Background: Meta-analysis and randomized clinical trial results reported in June 1998 indicated a significant reduction in perinatal HIV transmission rates among mothers undergoing a cesarean section (C-section).
Objective: The objective of this study was to examine recent trends in and factors associated with C-section deliveries among HIV-infected women in the United States.
Design: A multisite pediatric medical record review of a cohort of HIV-exposed and HIV-infected infants in the Pediatric Spectrum of HIV Disease (PSD) Cohort study (n = 6467) and the national Pediatric HIV/AIDS Reporting System (HARS) (n = 8,306) was conducted.
Setting/Patients: All infants born between 1994 and 2000 to HIV-positive mothers referred to the PSD study or to a Pediatric HARS hospital or clinic site were enrolled.
Results: The proportion of deliveries by C-section was steady at about 20% from 1994 through June 1998. From July 1998 through December 2000, this proportion increased to 44% in the PSD study and to nearly 50% in the Pediatric HARS. On analysis by multiple logistic regression, delivery of infants by C-section was associated with the release of study results (OR = 2.83), delivery in four PSD sites in reference to Texas (OR: 2.02-1.43), having private medical care reimbursement (OR = 1.62), and having maternal prenatal care (OR = 1.43).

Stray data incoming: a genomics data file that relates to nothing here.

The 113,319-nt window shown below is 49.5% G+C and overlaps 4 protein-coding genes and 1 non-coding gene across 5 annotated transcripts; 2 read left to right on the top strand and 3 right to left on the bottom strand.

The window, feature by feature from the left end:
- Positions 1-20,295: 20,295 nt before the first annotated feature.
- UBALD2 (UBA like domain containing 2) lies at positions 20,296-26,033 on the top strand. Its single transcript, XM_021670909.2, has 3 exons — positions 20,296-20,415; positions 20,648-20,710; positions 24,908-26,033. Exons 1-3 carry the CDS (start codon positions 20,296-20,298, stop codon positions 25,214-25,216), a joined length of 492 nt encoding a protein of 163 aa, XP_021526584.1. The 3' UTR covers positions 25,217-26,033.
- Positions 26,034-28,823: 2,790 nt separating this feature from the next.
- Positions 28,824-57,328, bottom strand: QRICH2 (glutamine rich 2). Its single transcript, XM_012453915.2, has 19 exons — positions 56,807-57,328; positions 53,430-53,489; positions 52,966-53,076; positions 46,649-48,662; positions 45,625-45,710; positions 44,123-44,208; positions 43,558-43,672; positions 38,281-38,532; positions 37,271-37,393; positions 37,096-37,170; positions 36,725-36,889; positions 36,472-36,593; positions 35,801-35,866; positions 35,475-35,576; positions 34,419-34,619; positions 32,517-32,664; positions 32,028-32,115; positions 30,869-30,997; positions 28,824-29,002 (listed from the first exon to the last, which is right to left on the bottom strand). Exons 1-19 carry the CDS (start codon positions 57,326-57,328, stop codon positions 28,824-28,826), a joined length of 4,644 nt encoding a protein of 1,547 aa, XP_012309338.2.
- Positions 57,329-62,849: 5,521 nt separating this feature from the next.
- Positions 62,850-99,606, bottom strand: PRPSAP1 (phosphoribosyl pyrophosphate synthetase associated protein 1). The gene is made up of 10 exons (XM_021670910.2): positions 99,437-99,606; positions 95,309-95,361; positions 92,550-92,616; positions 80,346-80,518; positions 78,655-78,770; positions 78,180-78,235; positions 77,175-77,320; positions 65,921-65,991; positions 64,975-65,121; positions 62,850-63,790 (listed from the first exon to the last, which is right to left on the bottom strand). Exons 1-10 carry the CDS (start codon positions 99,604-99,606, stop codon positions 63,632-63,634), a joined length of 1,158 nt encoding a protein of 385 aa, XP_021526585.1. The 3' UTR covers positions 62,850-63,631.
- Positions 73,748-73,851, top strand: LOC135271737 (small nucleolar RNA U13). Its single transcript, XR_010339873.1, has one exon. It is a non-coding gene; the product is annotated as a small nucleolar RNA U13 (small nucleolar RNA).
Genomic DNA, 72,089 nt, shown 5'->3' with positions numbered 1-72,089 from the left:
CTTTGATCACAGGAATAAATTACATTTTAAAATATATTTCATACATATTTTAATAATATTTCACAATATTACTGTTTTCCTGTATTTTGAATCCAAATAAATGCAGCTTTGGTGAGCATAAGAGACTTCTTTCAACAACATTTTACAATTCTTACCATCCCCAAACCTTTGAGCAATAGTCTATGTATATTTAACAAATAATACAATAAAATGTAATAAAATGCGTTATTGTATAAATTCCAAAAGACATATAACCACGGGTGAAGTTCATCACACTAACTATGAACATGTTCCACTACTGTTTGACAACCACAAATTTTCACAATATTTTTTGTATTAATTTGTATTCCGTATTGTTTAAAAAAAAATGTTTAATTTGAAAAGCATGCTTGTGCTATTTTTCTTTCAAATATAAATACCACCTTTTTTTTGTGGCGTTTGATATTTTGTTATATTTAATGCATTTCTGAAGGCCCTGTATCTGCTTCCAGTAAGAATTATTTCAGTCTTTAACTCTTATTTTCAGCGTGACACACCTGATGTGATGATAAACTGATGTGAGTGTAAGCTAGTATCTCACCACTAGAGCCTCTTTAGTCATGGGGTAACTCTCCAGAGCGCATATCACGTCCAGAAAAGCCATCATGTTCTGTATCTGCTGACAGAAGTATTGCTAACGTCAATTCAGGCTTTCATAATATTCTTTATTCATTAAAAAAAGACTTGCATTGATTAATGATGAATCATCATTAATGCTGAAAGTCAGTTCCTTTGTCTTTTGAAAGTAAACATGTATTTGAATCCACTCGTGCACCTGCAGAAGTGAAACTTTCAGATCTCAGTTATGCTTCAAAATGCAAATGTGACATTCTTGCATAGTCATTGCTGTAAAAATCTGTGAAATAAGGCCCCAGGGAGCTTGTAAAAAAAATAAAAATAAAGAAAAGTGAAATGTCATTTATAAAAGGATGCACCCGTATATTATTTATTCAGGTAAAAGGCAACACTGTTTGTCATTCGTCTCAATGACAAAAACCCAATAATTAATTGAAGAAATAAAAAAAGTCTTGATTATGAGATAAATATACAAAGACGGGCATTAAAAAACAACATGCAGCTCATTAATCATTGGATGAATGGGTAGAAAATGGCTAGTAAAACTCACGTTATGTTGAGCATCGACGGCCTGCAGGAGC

Conclusions: The PSD and Pediatric HARS data demonstrate a sharp increase in C-section rates mainly among HIV-infected women in the United States after the release of the meta-analysis and randomized clinical trial results in 1998. This finding highlights the rapid impact of study results on obstetric practice. It underscores the critical role of prenatal care in offering perinatal interventions such as scheduled C-section when indicated to reduce the likelihood of HIV transmission.
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